NEW YORK (Reuters) - A lawyer for Michael Steinberg, an SAC Capital Advisors portfolio manager on trial for insider trading, urged jurors on Monday to find his client not guilty, saying the government’s star witness has been lying.
But a federal prosecutor said Steinberg knew the information he received from SAC Capital analyst Jon Horvath was improper when he made trades that netted more than $1.4 million in profits.
The two sides were making closing arguments in a trial that has been playing out in a federal court in New York for the past four weeks.
The nine women and three men on the jury are expected to begin deliberations on Tuesday. The trial followed SAC Capital’s agreement last month to pay $1.2 billion and plead guilty to fraud charges stemming from the insider trading probe.
Steinberg, who worked in SAC’s Sigma Capital Management division, is one of eight employees at the hedge fund to face criminal charges for insider trading and the first to fight them at trial.
Steinberg, 41, is charged with five counts of securities fraud and conspiracy to commit securities fraud for trading in Dell and Nvidia Corp based on insider information. He denies wrongdoing.
During an animated closing argument, Steinberg’s lead lawyer, Barry Berke, centered his attack on Horvath, an ex-SAC analyst who prosecutors contended supplied Steinberg with nonpublic information about companies including Dell and Nvidia.
Berke told jurors Horvath pleaded guilty on the eve of his own trial, after others involved in the conspiracy had already cut plea deals. To avoid jail time, Horvath accused Steinberg of being in on the scheme, Berke said.
“The prosecution accepted what he told them hook line and sinker,” he said.
Horvath, 44, was the government’s star-witness in the case against Steinberg, testifying over the course of nine days that Steinberg pushed him to get “edgy, proprietary” information after a bad bet on Horvath’s recommendation in 2007.
But while Horvath said the meeting took place a “couple days” after the trade went sour, Berke argued it never took place, saying evidence showed the analyst was out of town up until a week later.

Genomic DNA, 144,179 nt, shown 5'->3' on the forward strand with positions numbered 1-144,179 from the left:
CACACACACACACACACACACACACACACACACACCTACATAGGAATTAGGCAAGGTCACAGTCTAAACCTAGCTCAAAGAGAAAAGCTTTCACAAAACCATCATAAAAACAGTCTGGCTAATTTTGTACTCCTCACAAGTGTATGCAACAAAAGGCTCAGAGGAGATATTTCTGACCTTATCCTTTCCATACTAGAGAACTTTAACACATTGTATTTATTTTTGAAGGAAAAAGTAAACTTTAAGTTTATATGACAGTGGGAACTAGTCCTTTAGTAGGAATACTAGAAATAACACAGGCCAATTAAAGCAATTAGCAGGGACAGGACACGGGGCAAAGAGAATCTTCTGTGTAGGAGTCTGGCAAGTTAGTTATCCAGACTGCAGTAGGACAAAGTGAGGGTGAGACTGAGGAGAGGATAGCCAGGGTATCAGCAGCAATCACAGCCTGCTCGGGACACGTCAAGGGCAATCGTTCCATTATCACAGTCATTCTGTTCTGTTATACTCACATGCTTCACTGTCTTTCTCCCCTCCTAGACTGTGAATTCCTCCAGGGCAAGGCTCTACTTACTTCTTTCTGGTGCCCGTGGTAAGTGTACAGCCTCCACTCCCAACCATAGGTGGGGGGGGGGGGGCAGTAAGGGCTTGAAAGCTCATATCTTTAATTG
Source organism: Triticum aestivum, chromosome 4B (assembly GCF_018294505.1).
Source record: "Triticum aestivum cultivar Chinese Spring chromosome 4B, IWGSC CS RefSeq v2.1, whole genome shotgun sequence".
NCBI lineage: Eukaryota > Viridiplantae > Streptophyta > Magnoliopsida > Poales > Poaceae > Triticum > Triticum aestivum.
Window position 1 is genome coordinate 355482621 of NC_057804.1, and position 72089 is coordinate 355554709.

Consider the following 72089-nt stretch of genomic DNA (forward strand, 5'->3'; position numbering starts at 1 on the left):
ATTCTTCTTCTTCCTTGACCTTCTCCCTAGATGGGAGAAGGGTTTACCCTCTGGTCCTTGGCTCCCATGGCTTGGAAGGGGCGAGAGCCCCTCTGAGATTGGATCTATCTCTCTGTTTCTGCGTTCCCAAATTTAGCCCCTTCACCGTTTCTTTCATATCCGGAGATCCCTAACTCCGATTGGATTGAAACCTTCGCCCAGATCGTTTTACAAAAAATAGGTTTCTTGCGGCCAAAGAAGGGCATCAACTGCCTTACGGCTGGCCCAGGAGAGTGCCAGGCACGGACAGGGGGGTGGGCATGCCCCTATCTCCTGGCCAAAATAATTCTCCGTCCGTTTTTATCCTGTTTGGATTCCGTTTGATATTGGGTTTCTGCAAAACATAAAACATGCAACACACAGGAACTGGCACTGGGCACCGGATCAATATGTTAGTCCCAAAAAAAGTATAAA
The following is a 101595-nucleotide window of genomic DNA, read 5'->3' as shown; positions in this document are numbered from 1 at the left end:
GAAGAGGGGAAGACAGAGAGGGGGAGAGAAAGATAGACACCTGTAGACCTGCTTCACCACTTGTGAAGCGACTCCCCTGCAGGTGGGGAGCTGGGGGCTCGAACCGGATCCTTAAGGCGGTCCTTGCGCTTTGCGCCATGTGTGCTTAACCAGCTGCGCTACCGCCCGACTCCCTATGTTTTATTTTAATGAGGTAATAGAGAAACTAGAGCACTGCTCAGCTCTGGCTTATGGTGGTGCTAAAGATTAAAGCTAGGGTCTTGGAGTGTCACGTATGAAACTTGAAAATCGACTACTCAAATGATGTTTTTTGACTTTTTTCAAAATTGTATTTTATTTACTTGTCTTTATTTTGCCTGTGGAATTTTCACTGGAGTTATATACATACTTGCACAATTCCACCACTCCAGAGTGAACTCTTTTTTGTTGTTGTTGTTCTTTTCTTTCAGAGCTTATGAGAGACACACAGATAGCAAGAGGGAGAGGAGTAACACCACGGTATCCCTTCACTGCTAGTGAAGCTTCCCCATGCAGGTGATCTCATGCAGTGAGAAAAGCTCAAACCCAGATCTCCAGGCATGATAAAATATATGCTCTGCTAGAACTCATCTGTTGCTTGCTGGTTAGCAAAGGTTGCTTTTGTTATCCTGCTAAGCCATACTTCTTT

“Just as Jon Horvath engaged in deception and rule breaking when he thought his job was in jeopardy in 2007, he engaged in the same type of deception when he thought his liberty was at stake, as it was last year,” Berke said.
And while Horvath may have sought out illegal tips, Berke said, he actively sought to cover up from Steinberg that the information was coming from inside companies.
The lawyer showed jurors excerpts of Horvath’s testimony where the analyst on cross-examination said he “didn’t tell Mr. Steinberg explicitly” that information about Dell was illegal.
For his part, Assistant U.S. Attorney Harry Chernoff played down Horvath’s inconsistent memory of the timing of the 2007 meeting and other events.
“When Jon Horvath came back with inside information, Mike Steinberg gladly took it and traded on it again and again and again,” said Chernoff, who made his closing arguments before Berke did.
Steinberg knew that an analyst Horvath talked to at another hedge fund, Jesse Tortora of Diamondback Capital Management, had inside information about Dell, Chernoff said.
Tortora and Horvath were part of a group of analysts who shared inside information so their hedge fund bosses could make trades, Chernoff said.
Tortora, 36, pleaded guilty in 2011 to conspiracy to commit securities fraud and one substantive count of securities fraud and has been cooperating with the investigation.
Despite emails from Horvath with financial information about various companies, Chernoff said, Steinberg never asked anyone in the compliance office at SAC whether there was a problem trading on it.
“You don’t work in the financial industry all those years and not understand the significance of getting rolled up quarterly earnings numbers before the announcement,” he said.
The case is U.S. v. Steinberg, U.S. District Court, Southern District of New York, No. 12-cr-00121.
Reporting by Nate Raymond in New York; Editing by Steve Orlofsky